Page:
A micro-economic model of the market uptake of truck platooning

Truck platooning is a technology allowing trucks to travel in convoy formation using wireless communications and advanced driver assistance systems. This technology is expected to increase road safety and capacity, and to decrease fuel consumption and GHG emissions; it comes with apparently important financial benefits and positive externalities. However, forecasting the market uptake of platooning is a complex economic issue, requiring a dedicated methodology.From a micro-economic standpoint, several features of truck platooning are important. First, forming a platoon implies a coordination cost. Second, platooning requires trucks with specific and costly equipment. That makes platooning a two-layer problem. Third, the decision of one carrier depends on those of other carriers: truck platooning, as a market, is characterized with network externalities. Fourth, road freight transportation is a heterogeneous system: different vehicles follow different operation patterns.This paper submits a micro-economic model of the uptake of platooning which accounts for all of the above points. First, a conditional sub-model of platoon formation is designed, where two trucks decide whether to form a platoon or not based on the net monetary benefits of doing so. Then, platoon formation is modeled in a simplified, single road context, as a Markov chain. At that stage, the share of platoonable trucks entering the market is obtained with a numerical, dynamic model. Upgrading conventional trucks to become compatible with platooning is assumed impossible.The paper concludes that due to the positive feedback loop of network externalities, market uptake is very sensitive to the economic assumptions. In addition, due to the equipment and coordination costs induced by platooning, the overall financial benefits for carriers are much lower than what they would initially appear to be; third, energy savings can be significant on the long run if the technology spreads widely.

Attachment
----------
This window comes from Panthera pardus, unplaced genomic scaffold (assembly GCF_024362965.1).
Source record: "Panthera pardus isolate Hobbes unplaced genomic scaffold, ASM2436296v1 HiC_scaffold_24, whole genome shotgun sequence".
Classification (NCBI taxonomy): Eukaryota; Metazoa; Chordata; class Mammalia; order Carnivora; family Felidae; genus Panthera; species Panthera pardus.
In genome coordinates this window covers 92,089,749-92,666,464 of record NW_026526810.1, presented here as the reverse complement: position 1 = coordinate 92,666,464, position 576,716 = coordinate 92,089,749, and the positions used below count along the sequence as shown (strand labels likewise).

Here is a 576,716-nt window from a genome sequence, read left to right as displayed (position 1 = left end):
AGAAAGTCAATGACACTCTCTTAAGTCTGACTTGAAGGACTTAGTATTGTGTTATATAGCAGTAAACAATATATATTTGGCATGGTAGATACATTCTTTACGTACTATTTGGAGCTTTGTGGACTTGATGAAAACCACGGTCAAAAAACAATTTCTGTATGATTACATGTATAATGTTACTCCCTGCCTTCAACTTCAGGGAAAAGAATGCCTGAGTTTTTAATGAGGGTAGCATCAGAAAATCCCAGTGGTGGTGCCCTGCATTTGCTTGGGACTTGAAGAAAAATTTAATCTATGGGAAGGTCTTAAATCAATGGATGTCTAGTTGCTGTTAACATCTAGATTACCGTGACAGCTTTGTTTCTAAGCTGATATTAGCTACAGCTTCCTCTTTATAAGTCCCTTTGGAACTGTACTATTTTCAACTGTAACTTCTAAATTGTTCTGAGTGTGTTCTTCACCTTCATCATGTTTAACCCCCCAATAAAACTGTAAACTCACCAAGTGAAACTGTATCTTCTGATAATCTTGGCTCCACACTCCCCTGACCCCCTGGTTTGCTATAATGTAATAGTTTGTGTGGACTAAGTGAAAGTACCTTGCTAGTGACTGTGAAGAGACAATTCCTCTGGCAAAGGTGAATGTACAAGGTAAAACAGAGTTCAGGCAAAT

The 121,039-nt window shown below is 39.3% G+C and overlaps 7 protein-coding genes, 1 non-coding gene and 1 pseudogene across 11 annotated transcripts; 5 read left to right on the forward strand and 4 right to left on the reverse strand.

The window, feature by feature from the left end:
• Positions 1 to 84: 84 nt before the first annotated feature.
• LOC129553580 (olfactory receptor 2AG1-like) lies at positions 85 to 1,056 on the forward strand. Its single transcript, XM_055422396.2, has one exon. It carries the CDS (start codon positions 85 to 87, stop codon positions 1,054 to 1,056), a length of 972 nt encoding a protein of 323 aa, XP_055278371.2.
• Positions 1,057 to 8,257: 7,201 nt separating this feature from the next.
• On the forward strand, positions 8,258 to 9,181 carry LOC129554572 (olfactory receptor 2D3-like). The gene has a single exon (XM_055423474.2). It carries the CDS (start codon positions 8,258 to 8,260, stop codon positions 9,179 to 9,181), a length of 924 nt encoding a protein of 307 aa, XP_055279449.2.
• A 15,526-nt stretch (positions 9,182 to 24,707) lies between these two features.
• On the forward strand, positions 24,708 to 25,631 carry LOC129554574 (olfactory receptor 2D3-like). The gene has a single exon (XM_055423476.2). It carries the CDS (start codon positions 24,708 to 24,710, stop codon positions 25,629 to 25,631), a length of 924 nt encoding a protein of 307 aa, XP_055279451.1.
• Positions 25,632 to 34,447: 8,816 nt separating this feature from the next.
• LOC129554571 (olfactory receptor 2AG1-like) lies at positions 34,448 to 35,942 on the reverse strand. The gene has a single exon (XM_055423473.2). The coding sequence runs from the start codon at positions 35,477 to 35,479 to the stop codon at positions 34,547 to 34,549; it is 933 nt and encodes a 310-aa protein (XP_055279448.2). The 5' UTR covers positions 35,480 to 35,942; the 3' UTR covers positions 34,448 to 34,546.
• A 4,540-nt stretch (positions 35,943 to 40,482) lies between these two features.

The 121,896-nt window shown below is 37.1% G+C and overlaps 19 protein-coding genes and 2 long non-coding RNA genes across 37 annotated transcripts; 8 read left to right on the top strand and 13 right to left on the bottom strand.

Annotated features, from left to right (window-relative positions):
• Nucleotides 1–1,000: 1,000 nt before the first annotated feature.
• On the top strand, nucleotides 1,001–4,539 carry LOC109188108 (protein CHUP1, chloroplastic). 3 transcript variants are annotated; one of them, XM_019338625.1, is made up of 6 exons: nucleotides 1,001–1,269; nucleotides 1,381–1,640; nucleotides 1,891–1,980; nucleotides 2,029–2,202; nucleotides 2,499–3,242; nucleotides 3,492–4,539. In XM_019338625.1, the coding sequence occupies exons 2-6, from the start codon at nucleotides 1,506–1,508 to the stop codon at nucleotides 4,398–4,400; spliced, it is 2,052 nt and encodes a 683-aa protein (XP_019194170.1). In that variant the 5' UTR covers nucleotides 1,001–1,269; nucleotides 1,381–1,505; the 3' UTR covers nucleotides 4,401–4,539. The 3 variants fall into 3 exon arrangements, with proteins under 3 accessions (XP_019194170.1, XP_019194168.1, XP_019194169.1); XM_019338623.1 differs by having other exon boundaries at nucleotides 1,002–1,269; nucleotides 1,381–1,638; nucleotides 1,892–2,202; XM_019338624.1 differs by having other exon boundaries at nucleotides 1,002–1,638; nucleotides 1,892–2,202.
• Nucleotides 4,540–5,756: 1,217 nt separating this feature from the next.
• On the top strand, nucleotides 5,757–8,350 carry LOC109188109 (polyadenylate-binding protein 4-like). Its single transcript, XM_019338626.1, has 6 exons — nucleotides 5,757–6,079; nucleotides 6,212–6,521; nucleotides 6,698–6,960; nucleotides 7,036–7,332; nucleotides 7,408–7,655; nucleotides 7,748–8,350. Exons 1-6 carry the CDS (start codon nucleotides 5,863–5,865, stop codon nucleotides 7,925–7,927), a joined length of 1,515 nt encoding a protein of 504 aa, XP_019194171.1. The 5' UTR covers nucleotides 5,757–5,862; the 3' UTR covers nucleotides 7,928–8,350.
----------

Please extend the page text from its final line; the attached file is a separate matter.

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  • English

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  • Accession Number: 01894744
  • Record Type: Publication
  • Files: TRIS
  • Created Date: Sep 27 2023 9:11AM